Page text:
Voice Search as a new concept, was making content-marketing solopreneurs like me imagine all kinds of mythical things. I thought voice search would be completely different from typed search in Google, and I’d have to change my whole strategy of content marketing to keep up. In the end, voice search isn’t so very different from regular search after all. The only thing is that it’s going to be a darned sight more difficult to rank on Google, because we (all zillions of us, online) now have to fight for something called “Position 0”.
What is voice search, anyway? Is it another passing fad in the ever-evolving world of Content Technologies & Trends, or is it here to stay as the de facto search mode of the future? Wikipedia (the Lord of Online) declares: “Google Voice Search or Search by Voice is a Google product that allows users to use Google Search by speaking on a mobile phone or computer, i.e. have the device search for data upon entering information on what to search into the device by speaking.” Since big businesses have sunk a lot of money into voice-search already, I guess it may here to stay at least for a reasonably long while. We’d better be ready to optimize for voice search using some slightly different tactics.
How far have we all come with voice search … and what’s happening around us?
There’s so much of cross-talk on the subject of “voice search” and its implications for content marketers, that it’s hard to separate truth from fiction. But some research reports are more reliable than others, and the one I trust most of all is Mary Meeker’s Internet Trends report.
Some of the findings in this report suggest that voice searches increased more than 35-fold between 2008 and 2016. (That’s a long period of growth, isn’t it? Back in 2008, I wan’t even aware of what voice search was, and had no inkling it would become what it has.)
See this graph from the KPCB/Mary Meeker study that says it all.
Image courtesy: KPCB/Mary Meeker
According to another research study by Location World, more than 40 percent of adults used voice-based search on a daily basis in 2016. Further, some predictions by ComScore estimate that more than 50 percent of searches will be voice-based by 2020.
How has voice search grown so much and what is its fascination for people and marketers? There are a few strong motivating factors. For one, voice search is pretty sophisticated already in its voice-recognition systems. For example, Microsoft’s voice recognition software now has an error rate of just 5.1 percent (that’s almost human!). Secondly, “digital assistants” are also making voice searching easier, and the adoption rate is therefore growing by leaps and bounds. The more people start using voice search, the more it becomes the new normal, and adoption of the new practice then grows exponentially.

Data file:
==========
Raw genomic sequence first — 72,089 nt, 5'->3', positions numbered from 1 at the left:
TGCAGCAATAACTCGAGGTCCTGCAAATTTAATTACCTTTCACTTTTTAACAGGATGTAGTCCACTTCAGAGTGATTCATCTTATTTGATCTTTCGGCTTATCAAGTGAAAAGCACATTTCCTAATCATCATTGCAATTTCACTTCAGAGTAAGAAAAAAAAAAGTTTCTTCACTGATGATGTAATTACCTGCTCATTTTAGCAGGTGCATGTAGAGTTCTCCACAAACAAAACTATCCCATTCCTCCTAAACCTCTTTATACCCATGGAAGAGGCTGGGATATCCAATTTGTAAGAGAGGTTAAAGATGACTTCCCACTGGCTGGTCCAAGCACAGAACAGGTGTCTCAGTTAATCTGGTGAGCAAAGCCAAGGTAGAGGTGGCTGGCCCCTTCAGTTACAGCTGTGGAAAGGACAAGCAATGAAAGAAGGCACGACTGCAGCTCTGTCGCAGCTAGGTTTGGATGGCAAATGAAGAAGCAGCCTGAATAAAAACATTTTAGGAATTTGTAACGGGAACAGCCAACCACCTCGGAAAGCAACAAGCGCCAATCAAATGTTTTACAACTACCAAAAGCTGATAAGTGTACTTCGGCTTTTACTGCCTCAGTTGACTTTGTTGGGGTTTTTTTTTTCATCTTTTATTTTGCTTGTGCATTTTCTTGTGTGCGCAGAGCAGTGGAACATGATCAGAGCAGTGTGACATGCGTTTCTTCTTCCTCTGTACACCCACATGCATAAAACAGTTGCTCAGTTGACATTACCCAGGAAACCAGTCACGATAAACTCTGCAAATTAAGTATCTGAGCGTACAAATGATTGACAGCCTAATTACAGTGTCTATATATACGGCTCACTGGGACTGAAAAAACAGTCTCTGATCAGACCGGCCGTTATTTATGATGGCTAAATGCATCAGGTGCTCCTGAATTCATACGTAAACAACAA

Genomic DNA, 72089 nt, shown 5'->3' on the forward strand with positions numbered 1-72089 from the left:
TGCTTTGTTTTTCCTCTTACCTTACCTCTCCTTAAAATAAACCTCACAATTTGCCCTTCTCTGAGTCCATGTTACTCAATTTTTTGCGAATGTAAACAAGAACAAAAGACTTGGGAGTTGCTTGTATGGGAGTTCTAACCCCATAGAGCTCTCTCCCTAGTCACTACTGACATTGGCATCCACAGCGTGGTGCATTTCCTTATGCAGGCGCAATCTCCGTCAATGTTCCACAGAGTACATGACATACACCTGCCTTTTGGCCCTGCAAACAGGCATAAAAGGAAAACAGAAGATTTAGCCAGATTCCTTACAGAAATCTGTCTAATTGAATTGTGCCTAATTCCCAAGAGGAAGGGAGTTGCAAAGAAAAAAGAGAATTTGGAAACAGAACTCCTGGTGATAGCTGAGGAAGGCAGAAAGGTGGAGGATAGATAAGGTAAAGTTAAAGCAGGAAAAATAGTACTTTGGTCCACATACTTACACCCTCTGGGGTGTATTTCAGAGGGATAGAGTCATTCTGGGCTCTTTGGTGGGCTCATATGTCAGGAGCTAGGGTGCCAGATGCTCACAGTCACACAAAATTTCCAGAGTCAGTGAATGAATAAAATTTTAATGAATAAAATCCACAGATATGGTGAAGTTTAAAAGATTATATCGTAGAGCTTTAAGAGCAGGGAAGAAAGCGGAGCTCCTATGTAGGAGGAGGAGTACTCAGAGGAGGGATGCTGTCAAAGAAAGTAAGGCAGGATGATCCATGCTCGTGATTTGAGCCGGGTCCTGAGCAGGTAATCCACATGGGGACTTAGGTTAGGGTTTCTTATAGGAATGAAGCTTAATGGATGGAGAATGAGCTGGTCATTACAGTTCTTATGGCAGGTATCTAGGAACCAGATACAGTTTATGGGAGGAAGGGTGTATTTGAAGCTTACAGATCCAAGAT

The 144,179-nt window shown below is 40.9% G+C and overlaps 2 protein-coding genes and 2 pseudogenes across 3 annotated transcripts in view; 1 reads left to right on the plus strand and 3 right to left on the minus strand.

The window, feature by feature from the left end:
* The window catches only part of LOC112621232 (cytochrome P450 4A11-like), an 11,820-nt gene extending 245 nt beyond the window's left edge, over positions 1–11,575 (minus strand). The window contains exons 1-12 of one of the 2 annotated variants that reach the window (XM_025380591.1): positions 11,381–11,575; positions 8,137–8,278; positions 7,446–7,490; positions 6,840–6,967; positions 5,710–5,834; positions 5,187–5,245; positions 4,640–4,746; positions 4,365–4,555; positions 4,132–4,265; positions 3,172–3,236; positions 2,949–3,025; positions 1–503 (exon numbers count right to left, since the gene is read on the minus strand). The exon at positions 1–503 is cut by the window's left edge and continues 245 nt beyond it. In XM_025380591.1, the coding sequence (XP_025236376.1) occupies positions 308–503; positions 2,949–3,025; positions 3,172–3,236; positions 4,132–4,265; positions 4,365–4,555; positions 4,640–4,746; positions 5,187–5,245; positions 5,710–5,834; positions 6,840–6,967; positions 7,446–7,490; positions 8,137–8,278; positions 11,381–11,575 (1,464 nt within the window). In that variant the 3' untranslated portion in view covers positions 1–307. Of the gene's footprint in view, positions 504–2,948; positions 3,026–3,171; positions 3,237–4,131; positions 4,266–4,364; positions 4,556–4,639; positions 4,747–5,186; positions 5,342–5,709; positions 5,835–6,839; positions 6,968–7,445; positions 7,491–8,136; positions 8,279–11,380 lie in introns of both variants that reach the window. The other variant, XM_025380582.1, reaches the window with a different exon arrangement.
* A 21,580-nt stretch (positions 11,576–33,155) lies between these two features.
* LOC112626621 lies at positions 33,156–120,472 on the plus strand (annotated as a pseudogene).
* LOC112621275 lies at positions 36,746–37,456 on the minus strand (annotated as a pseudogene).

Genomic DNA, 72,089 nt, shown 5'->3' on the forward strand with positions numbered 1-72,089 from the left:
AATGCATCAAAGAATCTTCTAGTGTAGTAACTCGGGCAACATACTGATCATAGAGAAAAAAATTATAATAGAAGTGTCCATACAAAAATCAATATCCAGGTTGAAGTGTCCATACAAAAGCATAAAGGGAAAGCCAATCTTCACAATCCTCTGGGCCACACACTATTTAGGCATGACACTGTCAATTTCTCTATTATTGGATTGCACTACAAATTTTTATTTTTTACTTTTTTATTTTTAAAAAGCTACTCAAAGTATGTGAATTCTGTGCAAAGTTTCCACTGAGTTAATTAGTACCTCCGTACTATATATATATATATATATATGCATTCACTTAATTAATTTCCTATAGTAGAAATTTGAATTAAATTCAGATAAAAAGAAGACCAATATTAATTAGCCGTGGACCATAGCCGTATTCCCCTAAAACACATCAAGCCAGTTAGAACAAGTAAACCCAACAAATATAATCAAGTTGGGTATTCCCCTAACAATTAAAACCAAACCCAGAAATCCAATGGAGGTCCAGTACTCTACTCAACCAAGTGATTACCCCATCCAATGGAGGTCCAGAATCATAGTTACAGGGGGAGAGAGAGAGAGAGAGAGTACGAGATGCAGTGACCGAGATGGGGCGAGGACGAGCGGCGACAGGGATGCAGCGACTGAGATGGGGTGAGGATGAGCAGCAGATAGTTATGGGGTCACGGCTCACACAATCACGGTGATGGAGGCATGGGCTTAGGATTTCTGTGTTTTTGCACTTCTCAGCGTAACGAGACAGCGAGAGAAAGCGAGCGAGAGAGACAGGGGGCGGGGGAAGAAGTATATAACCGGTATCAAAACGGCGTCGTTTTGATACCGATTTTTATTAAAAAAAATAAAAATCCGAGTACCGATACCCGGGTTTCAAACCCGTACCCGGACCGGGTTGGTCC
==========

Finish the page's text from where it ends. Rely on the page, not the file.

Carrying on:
The voice search revolution has been galvanized by the increase of “smart speakers”. Although, as the Mary Meeker report suggests, the technology has been around for years, there has been a spurt around 2017 in the production of several smart speakers that have now become household names. Who hasn’t heard of Google Home and Amazon Echo?
If you’ve seen the ads for these products, you’ll notice that they seem simple enough to look at, but react to voice commands of people. They seem to have the objective to help people search for the information they want in a hurry, resolve their questions, and even become “little assistants” to whom you can give some tasks like playing your favorite music, or adding stuff to your shopping list, or giving you reminder alerts on time, and so on.
Some things to be prepared for, as we all head into the future of voice search …
If we try to extrapolate from where we are to where we may be headed, here are at least 5 things that may change in our lives and businesses – and our content marketing – as we hit new highs in the voice search world.
1. Searches may provide more and more local results than text-based search now does. From the way we’ve seen people ask queries of smart speakers or their voice apps on mobiles, the queries seem to be more local-oriented.
For example, it seems unlikely that someone would ask a smart speaker “What’s the weather like in Iceland today?” unless they were planning an imminent trip. On the other hand, it’s more probable they may ask queries like “What’s the nearest 24-hour drugstore near me?” (for which they may get a location-based, geo-targeted answer).
Since contextually relevant information may be more asked, most experts believe that the skew for searches by voice would be more local in nature. Correspondingly, it’s likely search engines like Google are also going to serve up more localized replies on higher priority in their search results.
2. Voice-based searches aren’t appropriate for long-term search sessions, so we may have shorter interactions. Unlike textual searches, where we are willing to look up a lot of URL’s to get our answers, our interactions through voice search are likely to be much shorter as sessions of interaction.
For marketers, as user interactions grow shorter, we’ll all have shorter opportunities to make an impression on our audiences. Our marketing therefore has to become crisp and short. What will happen to brand recall factors if interactions become shorter, is something we’ll have to wait and see. Brand recall by nature requires frequency of contact and length of interactions to make any impact, as we all know.
3. We could be heading for an audio-only interface, so what happens to images and videos? If more people can quickly get what they need to know from an audio-only question-and-answer session with a device, what about our ability to communicate without any visuals, or deep explanations, or videos? The value of visual mediums, including our websites, could slide downwards.
We’ll all have to seriously re-strategize about how we can and should present information to audiences, who just want to hear speed-replies and not visually check out anything. What would happen to ecommerce as we know it, if everything now may be bought on the “word” of the smart speakers?
4. While interactions get shorter, it’s also probable that queries will get more complex in voice search. For one thing, writing a few keywords in a Google search box is far simpler actually, than asking by voice. Try it.